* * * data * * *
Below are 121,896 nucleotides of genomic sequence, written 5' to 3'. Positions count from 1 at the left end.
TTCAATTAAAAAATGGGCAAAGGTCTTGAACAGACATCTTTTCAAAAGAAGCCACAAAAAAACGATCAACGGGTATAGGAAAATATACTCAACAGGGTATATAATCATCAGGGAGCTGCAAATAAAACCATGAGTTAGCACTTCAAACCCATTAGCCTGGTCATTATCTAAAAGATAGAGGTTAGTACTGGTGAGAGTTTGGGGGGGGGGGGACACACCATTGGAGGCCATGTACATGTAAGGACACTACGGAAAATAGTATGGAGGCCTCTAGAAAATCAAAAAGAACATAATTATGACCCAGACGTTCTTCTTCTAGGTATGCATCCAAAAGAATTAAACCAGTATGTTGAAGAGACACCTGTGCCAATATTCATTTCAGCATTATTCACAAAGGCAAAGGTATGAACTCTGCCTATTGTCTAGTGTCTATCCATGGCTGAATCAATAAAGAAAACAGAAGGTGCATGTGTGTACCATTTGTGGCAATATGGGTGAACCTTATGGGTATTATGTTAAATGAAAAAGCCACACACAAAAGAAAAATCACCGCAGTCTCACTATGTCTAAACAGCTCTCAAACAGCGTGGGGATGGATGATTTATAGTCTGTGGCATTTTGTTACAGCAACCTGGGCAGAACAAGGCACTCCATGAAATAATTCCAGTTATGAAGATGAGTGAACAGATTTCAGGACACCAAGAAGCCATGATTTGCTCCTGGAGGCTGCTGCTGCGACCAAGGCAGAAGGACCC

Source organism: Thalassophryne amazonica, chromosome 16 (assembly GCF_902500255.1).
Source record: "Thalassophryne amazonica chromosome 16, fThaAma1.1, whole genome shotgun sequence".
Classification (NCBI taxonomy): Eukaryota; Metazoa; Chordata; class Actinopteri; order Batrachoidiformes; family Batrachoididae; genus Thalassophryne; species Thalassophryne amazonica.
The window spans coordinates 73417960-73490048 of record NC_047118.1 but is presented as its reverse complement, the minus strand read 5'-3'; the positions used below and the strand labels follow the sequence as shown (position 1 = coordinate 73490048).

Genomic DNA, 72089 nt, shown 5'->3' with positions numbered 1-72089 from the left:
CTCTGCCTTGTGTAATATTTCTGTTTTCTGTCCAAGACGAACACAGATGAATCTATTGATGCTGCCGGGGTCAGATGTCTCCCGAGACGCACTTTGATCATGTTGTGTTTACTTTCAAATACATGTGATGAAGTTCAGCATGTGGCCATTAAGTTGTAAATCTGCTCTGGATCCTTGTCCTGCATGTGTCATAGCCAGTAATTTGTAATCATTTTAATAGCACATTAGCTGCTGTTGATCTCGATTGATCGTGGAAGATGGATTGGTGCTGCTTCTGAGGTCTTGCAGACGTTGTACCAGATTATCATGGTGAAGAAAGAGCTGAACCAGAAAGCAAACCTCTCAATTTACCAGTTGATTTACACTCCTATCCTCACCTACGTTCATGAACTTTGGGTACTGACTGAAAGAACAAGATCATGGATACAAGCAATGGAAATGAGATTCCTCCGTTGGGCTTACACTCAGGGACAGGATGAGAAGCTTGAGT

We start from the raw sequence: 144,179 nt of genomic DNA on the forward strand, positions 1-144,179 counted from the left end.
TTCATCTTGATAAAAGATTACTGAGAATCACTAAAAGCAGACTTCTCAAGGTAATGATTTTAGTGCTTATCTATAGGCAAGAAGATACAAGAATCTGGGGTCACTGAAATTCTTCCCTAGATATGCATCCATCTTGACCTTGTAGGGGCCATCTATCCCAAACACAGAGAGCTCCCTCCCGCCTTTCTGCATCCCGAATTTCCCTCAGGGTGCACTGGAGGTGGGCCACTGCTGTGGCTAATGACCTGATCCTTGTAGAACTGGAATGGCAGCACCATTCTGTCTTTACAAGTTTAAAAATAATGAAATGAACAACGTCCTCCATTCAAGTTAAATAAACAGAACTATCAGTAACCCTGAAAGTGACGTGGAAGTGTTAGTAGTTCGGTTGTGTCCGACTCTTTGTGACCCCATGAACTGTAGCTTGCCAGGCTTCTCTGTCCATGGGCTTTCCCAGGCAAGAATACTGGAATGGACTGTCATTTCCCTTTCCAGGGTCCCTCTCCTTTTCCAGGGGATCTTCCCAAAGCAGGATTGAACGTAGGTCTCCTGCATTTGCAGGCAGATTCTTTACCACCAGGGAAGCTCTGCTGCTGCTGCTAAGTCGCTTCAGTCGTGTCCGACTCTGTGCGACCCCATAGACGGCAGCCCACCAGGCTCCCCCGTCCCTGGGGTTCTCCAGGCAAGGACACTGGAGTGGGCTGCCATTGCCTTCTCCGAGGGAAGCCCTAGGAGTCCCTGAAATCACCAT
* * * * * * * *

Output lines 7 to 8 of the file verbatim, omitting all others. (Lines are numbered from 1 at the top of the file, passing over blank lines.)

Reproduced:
Genomic DNA, 72089 nt, shown 5'->3' with positions numbered 1-72089 from the left:
CTCTGCCTTGTGTAATATTTCTGTTTTCTGTCCAAGACGAACACAGATGAATCTATTGATGCTGCCGGGGTCAGATGTCTCCCGAGACGCACTTTGATCATGTTGTGTTTACTTTCAAATACATGTGATGAAGTTCAGCATGTGGCCATTAAGTTGTAAATCTGCTCTGGATCCTTGTCCTGCATGTGTCATAGCCAGTAATTTGTAATCATTTTAATAGCACATTAGCTGCTGTTGATCTCGATTGATCGTGGAAGATGGATTGGTGCTGCTTCTGAGGTCTTGCAGACGTTGTACCAGATTATCATGGTGAAGAAAGAGCTGAACCAGAAAGCAAACCTCTCAATTTACCAGTTGATTTACACTCCTATCCTCACCTACGTTCATGAACTTTGGGTACTGACTGAAAGAACAAGATCATGGATACAAGCAATGGAAATGAGATTCCTCCGTTGGGCTTACACTCAGGGACAGGATGAGAAGCTTGAGT